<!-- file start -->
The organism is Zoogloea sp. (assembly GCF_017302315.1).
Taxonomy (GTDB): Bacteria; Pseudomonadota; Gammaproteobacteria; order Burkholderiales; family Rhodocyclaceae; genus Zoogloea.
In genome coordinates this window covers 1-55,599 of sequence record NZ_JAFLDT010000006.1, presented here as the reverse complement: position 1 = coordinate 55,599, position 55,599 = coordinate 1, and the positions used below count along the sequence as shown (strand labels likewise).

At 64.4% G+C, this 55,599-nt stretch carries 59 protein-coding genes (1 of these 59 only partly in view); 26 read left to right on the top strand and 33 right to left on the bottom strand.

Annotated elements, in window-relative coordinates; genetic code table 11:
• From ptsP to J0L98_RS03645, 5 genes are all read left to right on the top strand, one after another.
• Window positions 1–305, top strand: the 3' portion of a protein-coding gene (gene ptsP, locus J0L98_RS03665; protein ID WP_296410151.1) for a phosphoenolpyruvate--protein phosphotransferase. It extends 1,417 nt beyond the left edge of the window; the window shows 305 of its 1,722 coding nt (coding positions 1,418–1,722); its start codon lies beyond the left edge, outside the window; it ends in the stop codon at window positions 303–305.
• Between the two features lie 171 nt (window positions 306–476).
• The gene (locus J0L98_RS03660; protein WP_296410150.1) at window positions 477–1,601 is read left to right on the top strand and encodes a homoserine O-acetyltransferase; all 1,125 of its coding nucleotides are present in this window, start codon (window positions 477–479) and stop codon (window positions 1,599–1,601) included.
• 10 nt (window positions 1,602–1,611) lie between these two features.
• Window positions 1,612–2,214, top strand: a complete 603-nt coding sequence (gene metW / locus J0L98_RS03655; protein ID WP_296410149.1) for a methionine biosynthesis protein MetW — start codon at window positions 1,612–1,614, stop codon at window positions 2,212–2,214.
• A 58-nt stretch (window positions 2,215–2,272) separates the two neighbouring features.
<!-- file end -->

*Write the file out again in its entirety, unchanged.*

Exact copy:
The organism is Zoogloea sp. (assembly GCF_017302315.1).
Taxonomy (GTDB): Bacteria; Pseudomonadota; Gammaproteobacteria; order Burkholderiales; family Rhodocyclaceae; genus Zoogloea.
In genome coordinates this window covers 1-55,599 of sequence record NZ_JAFLDT010000006.1, presented here as the reverse complement: position 1 = coordinate 55,599, position 55,599 = coordinate 1, and the positions used below count along the sequence as shown (strand labels likewise).

At 64.4% G+C, this 55,599-nt stretch carries 59 protein-coding genes (1 of these 59 only partly in view); 26 read left to right on the top strand and 33 right to left on the bottom strand.

Annotated elements, in window-relative coordinates; genetic code table 11:
• From ptsP to J0L98_RS03645, 5 genes are all read left to right on the top strand, one after another.
• Window positions 1–305, top strand: the 3' portion of a protein-coding gene (gene ptsP, locus J0L98_RS03665; protein ID WP_296410151.1) for a phosphoenolpyruvate--protein phosphotransferase. It extends 1,417 nt beyond the left edge of the window; the window shows 305 of its 1,722 coding nt (coding positions 1,418–1,722); its start codon lies beyond the left edge, outside the window; it ends in the stop codon at window positions 303–305.
• Between the two features lie 171 nt (window positions 306–476).
• The gene (locus J0L98_RS03660; protein WP_296410150.1) at window positions 477–1,601 is read left to right on the top strand and encodes a homoserine O-acetyltransferase; all 1,125 of its coding nucleotides are present in this window, start codon (window positions 477–479) and stop codon (window positions 1,599–1,601) included.
• 10 nt (window positions 1,602–1,611) lie between these two features.
• Window positions 1,612–2,214, top strand: a complete 603-nt coding sequence (gene metW / locus J0L98_RS03655; protein ID WP_296410149.1) for a methionine biosynthesis protein MetW — start codon at window positions 1,612–1,614, stop codon at window positions 2,212–2,214.
• A 58-nt stretch (window positions 2,215–2,272) separates the two neighbouring features.